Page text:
Who’s Your Hero?

When an older sibling finds success in something that’s fun, it’s not hard to imagine that one of the younger ones chooses to follow in their footsteps.

Ryken was in his first school production–“Dinostars”, a musical about the comical interactions of prehistoric creatures. The young entertainers ranged in age from five to eight years, some with performing skills and others, not so much. As a mature first-grader, Ryken was a velociraptor–a Rapping Raptor. With sunglasses and an attitude that was beyond his years, he and his two fellow Raptors were a highlight of the show.

The comedy came when we realized no one had a microphone. A few of the performers could project their voices, but most were impossible to understand. Some of the younger ones spoke to their shoes instead of the audience. Others spoke so fast that their sentences became one long word.

It was delightful.

Because their school has a dynamic theater department (we’re close to Disney), many of these kids had older siblings who’ve been in numerous productions. Hamminess runs in families, or so it seems. We could pretty much pick out the ones who have been vicariously engaged in theater for some time.

Isley was proud of her younger brother.

He’s becoming like her.

The playwright Oscar Wilde once said, “Imitation is the sincerest form of flattery”. We often copy what others do or say because there’s something about them we admire. The influencers on social media are living this truth out loud; people want to be like them so whatever product, clothing, or accessories they have or use become instant bestsellers.

It’s why companies pay them to promote their products.

The pull of imitation draws little boys to want to become Spider-Man and little girls to aspire to be Disney princesses.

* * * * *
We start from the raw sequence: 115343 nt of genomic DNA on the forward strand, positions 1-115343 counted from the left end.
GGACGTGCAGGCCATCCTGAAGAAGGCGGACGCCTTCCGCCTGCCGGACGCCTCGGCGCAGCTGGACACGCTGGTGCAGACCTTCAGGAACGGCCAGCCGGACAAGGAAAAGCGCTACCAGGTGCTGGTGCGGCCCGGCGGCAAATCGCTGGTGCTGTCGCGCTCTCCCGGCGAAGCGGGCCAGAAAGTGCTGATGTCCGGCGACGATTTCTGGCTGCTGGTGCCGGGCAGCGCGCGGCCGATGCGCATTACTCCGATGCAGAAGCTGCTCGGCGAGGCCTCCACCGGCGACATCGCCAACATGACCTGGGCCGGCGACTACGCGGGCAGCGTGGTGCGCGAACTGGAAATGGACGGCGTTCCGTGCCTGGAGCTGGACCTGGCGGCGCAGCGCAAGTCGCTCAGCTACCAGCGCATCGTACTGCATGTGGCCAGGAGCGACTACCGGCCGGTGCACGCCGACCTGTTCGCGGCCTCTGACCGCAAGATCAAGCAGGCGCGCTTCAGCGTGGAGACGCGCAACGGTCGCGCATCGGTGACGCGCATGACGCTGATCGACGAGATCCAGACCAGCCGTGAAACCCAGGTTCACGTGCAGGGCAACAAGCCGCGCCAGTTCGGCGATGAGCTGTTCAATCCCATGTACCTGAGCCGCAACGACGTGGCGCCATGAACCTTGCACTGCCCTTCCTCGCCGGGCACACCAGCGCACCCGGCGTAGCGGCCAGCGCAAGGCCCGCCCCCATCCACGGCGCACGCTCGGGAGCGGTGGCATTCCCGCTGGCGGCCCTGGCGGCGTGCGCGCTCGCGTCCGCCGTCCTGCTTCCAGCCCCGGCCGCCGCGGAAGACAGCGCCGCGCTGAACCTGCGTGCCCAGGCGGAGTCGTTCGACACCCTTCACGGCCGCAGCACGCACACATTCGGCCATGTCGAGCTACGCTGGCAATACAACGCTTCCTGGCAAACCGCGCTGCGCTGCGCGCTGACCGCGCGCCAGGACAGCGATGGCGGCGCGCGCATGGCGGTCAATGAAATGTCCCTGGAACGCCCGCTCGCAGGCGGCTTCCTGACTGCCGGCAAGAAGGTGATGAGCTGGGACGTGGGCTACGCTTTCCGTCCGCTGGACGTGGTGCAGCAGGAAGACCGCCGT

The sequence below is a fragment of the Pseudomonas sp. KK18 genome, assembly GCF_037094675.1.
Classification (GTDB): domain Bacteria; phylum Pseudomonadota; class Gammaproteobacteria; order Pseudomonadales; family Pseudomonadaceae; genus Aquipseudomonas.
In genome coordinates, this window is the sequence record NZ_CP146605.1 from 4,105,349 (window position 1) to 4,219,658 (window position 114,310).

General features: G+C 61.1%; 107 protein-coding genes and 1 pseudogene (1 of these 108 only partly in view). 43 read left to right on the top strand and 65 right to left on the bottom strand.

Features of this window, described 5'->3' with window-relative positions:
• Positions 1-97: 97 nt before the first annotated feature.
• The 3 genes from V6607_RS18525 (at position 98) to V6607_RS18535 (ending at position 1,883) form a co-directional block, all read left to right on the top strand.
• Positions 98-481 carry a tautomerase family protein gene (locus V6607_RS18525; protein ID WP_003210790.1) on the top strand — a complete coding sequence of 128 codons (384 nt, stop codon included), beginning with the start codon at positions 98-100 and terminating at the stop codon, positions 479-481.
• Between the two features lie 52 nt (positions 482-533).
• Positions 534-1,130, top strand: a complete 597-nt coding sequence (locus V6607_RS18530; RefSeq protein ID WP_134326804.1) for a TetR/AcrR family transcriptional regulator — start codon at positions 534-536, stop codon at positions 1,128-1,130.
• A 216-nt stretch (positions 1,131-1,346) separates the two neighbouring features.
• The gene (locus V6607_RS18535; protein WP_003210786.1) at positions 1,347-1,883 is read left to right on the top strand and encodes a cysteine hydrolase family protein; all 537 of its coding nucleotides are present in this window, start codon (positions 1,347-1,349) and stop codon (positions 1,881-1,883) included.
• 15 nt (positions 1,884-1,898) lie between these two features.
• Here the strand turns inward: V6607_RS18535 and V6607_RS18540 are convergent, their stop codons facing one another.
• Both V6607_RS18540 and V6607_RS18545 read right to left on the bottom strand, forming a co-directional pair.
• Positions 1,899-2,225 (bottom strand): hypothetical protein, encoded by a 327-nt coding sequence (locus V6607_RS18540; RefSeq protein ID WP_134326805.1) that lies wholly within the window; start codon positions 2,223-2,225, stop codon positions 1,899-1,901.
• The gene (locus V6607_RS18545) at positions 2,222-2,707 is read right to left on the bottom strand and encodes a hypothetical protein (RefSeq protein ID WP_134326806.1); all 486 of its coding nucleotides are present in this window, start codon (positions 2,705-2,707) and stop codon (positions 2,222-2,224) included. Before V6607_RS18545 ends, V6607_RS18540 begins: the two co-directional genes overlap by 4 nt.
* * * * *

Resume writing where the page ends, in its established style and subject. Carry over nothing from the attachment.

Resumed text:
It’s why we have heroes, people we admire for their courage or outstanding achievements. They inspire us to dream bigger, try harder, and not give up.

Heroes are human. Some can disappoint us by making a bad decision or choosing to do something that darkens their reputation. Sports heroes who use drugs to enhance their performance. Politicians who appeared idyllic with their rhetoric and promises yet let us down when they can’t accomplish what they assured us they would do. We want these people to be better than they can be.

They won’t be perfect.

There really is only one Person worthy of true imitation.

Jesus who is God Incarnate.

“Imitate God, therefore, in everything you do, because you are His dear children. Live a life filled with love, following the example of Christ.” Ephesians 5:1-2a

We don’t have to try to do this on our own. We don’t have to work to imitate God. When we receive His love and forgiveness, He gives us the grace to live in His power, creating in us renewed hearts and minds that change our perspective on people and life in general.

We don’t work to prove ourselves worthy to Him. We embrace His gift of strength that He gives us; He proves Himself to be who He says He is.

Heroes and influencers will come and go, like seasons.

Patterning our lives after the One who knows us fully and sees us completely and still loves us?

That’s worthy of imitation.

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